In the historic town, Rue Sainte-Claire and Rue de l’Île focus on shopping linked to tourism: restaurants, ice-cream stores, souvenir shops…
Markets in Annecy
Annecy runs six market places including the popular market in the old town at Rue de la République on Sunday, Tuesday and Friday mornings.
Carrefour Hypermarket in Annecy
Annecy is the historic home-base for Carrefour, one of the largest hypermarket chains in the world now having its headquarters in Boulogne Billancourt, near Paris. The first Carrefour store opened on 1 January 1958 in suburban Annecy on the ground floor of a building named “carrefour”, meaning crossroads in French.
Annecy has been twinned with the following cities:
- Cheltenham (England) since 1956
- Bayreuth (Germany) since 1966
- Vicenza (Italy) since 1995
The old town
At the edge of its turquoise lake, Annecy is one of the most beautiful and popular resort towns of the French Alps, though the tourist traffic can get a bit overwhelming in high season. Historically, it enjoyed a brief flurry of importance in the early 16th century, when Geneva opted for the Reformation and the fugitive Catholic bishop encamped here with a train of ecclesiastics and a prosperous, cultivated elite.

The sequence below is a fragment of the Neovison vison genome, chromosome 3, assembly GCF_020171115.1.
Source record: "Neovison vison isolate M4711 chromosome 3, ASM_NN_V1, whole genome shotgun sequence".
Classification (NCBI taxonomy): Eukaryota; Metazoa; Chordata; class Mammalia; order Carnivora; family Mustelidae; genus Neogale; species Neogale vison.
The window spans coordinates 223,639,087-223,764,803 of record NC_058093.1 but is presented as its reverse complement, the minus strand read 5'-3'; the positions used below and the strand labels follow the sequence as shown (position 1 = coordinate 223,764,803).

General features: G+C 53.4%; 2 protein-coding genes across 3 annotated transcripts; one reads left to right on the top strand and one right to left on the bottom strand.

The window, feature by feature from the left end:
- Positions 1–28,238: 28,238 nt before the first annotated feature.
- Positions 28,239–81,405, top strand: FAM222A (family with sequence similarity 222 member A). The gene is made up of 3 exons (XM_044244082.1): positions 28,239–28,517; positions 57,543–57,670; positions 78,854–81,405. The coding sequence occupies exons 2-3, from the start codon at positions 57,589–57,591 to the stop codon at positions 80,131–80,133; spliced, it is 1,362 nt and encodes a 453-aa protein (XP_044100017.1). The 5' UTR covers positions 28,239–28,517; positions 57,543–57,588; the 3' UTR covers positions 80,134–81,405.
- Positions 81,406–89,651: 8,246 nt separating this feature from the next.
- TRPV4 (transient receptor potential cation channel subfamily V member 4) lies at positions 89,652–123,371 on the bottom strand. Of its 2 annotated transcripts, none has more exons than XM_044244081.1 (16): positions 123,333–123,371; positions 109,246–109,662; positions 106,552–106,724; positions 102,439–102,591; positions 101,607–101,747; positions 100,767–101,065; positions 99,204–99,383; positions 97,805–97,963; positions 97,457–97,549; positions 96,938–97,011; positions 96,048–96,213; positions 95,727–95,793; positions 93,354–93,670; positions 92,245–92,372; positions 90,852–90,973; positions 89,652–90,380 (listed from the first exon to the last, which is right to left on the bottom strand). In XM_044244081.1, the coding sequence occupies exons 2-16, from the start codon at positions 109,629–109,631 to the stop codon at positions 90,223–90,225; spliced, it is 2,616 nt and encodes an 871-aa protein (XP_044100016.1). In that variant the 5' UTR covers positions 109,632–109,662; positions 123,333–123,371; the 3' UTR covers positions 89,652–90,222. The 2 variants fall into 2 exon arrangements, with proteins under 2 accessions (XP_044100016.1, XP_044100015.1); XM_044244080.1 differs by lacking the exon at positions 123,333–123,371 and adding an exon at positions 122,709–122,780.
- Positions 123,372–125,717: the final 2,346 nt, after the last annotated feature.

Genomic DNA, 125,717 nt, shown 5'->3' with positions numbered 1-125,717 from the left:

The most picturesque part of the old town lies at the foot of the castle on the hill, a warren of lanes, passages and arcaded houses, below and between which flow branches of the Canal du Thiou, draining the lake into the River Fier.
The houses, surrounded by canal-side railings overflowing with geraniums and petunias, are incredibly beautiful.